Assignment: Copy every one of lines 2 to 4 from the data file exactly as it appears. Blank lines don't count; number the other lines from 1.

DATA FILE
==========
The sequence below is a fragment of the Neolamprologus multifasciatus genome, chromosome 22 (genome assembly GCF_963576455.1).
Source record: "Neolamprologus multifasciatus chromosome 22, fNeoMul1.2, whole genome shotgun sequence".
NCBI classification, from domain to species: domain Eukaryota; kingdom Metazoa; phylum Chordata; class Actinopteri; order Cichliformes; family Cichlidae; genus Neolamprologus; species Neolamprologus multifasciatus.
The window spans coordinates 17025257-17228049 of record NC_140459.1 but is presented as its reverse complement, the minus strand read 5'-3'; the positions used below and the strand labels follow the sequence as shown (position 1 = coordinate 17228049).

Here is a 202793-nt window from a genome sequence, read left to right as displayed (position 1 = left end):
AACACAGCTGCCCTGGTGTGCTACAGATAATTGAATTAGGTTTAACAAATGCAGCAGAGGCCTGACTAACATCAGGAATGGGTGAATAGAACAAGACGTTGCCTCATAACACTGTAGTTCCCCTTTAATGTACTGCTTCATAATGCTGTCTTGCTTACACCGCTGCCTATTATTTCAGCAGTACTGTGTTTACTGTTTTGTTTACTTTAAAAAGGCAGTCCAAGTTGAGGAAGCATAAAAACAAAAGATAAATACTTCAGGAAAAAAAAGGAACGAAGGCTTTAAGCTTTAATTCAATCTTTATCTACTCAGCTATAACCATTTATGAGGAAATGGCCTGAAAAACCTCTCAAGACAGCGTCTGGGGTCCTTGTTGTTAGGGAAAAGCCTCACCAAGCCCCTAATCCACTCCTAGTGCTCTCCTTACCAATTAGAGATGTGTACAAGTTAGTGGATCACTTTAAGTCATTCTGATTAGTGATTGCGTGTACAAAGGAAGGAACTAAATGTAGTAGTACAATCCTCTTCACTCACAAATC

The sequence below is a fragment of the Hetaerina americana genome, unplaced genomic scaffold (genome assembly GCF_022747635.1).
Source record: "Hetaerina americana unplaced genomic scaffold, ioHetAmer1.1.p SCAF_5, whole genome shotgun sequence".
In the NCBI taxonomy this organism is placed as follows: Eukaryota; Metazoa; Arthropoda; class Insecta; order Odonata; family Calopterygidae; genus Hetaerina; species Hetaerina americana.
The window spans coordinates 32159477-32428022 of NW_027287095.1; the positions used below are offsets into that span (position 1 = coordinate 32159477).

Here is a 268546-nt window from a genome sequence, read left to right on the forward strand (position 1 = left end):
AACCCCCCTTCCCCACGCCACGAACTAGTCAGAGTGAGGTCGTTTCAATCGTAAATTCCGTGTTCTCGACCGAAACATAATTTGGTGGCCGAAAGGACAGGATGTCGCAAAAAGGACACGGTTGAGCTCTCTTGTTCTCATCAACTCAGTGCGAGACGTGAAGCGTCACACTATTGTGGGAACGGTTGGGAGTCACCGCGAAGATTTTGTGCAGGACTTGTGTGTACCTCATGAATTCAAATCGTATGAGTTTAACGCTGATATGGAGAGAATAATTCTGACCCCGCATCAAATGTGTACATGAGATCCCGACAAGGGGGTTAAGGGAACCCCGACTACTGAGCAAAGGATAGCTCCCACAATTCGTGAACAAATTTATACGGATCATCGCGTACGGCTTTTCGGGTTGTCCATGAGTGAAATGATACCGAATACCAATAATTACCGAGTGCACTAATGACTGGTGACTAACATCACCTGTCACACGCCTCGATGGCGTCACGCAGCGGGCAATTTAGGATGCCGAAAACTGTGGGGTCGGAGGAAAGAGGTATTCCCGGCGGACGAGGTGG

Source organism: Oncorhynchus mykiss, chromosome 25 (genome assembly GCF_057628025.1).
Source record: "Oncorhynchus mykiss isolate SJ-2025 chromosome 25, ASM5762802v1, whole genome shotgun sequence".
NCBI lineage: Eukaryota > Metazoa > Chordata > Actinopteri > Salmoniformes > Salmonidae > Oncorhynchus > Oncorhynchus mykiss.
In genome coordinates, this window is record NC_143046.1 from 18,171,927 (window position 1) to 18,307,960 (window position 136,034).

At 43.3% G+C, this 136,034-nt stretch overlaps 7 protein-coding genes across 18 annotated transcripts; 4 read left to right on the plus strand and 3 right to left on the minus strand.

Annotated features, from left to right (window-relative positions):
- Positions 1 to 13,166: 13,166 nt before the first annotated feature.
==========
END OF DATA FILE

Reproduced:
Source record: "Neolamprologus multifasciatus chromosome 22, fNeoMul1.2, whole genome shotgun sequence".
NCBI classification, from domain to species: domain Eukaryota; kingdom Metazoa; phylum Chordata; class Actinopteri; order Cichliformes; family Cichlidae; genus Neolamprologus; species Neolamprologus multifasciatus.
The window spans coordinates 17025257-17228049 of record NC_140459.1 but is presented as its reverse complement, the minus strand read 5'-3'; the positions used below and the strand labels follow the sequence as shown (position 1 = coordinate 17228049).